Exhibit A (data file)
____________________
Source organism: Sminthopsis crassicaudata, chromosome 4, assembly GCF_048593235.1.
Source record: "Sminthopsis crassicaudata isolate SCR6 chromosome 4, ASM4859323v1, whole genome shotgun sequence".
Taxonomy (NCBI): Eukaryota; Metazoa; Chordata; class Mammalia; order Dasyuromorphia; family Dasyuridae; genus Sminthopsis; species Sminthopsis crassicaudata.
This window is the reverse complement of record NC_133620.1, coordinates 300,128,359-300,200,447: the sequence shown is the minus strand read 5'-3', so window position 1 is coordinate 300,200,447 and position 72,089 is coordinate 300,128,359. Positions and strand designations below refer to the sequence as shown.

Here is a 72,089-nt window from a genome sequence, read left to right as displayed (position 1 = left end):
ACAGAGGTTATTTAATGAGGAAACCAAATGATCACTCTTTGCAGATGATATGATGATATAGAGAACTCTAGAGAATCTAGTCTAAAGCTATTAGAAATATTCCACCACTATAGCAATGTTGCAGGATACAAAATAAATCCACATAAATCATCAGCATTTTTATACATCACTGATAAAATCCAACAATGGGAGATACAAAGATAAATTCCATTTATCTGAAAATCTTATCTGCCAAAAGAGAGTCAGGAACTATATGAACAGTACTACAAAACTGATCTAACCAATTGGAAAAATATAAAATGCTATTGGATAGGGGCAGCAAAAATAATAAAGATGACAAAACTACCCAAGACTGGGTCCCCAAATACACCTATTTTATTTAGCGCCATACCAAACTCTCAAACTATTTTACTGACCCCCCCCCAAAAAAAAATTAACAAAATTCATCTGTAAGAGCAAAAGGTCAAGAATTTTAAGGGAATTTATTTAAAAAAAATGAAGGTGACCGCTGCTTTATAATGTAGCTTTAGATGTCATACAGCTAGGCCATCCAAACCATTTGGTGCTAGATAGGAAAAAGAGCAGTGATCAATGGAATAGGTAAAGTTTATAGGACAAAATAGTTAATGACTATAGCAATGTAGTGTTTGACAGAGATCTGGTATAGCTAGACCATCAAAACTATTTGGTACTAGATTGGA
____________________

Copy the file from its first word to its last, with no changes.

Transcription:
Source organism: Sminthopsis crassicaudata, chromosome 4, assembly GCF_048593235.1.
Source record: "Sminthopsis crassicaudata isolate SCR6 chromosome 4, ASM4859323v1, whole genome shotgun sequence".
Taxonomy (NCBI): Eukaryota; Metazoa; Chordata; class Mammalia; order Dasyuromorphia; family Dasyuridae; genus Sminthopsis; species Sminthopsis crassicaudata.
This window is the reverse complement of record NC_133620.1, coordinates 300,128,359-300,200,447: the sequence shown is the minus strand read 5'-3', so window position 1 is coordinate 300,200,447 and position 72,089 is coordinate 300,128,359. Positions and strand designations below refer to the sequence as shown.

Here is a 72,089-nt window from a genome sequence, read left to right as displayed (position 1 = left end):
ACAGAGGTTATTTAATGAGGAAACCAAATGATCACTCTTTGCAGATGATATGATGATATAGAGAACTCTAGAGAATCTAGTCTAAAGCTATTAGAAATATTCCACCACTATAGCAATGTTGCAGGATACAAAATAAATCCACATAAATCATCAGCATTTTTATACATCACTGATAAAATCCAACAATGGGAGATACAAAGATAAATTCCATTTATCTGAAAATCTTATCTGCCAAAAGAGAGTCAGGAACTATATGAACAGTACTACAAAACTGATCTAACCAATTGGAAAAATATAAAATGCTATTGGATAGGGGCAGCAAAAATAATAAAGATGACAAAACTACCCAAGACTGGGTCCCCAAATACACCTATTTTATTTAGCGCCATACCAAACTCTCAAACTATTTTACTGACCCCCCCCCAAAAAAAAATTAACAAAATTCATCTGTAAGAGCAAAAGGTCAAGAATTTTAAGGGAATTTATTTAAAAAAAATGAAGGTGACCGCTGCTTTATAATGTAGCTTTAGATGTCATACAGCTAGGCCATCCAAACCATTTGGTGCTAGATAGGAAAAAGAGCAGTGATCAATGGAATAGGTAAAGTTTATAGGACAAAATAGTTAATGACTATAGCAATGTAGTGTTTGACAGAGATCTGGTATAGCTAGACCATCAAAACTATTTGGTACTAGATTGGA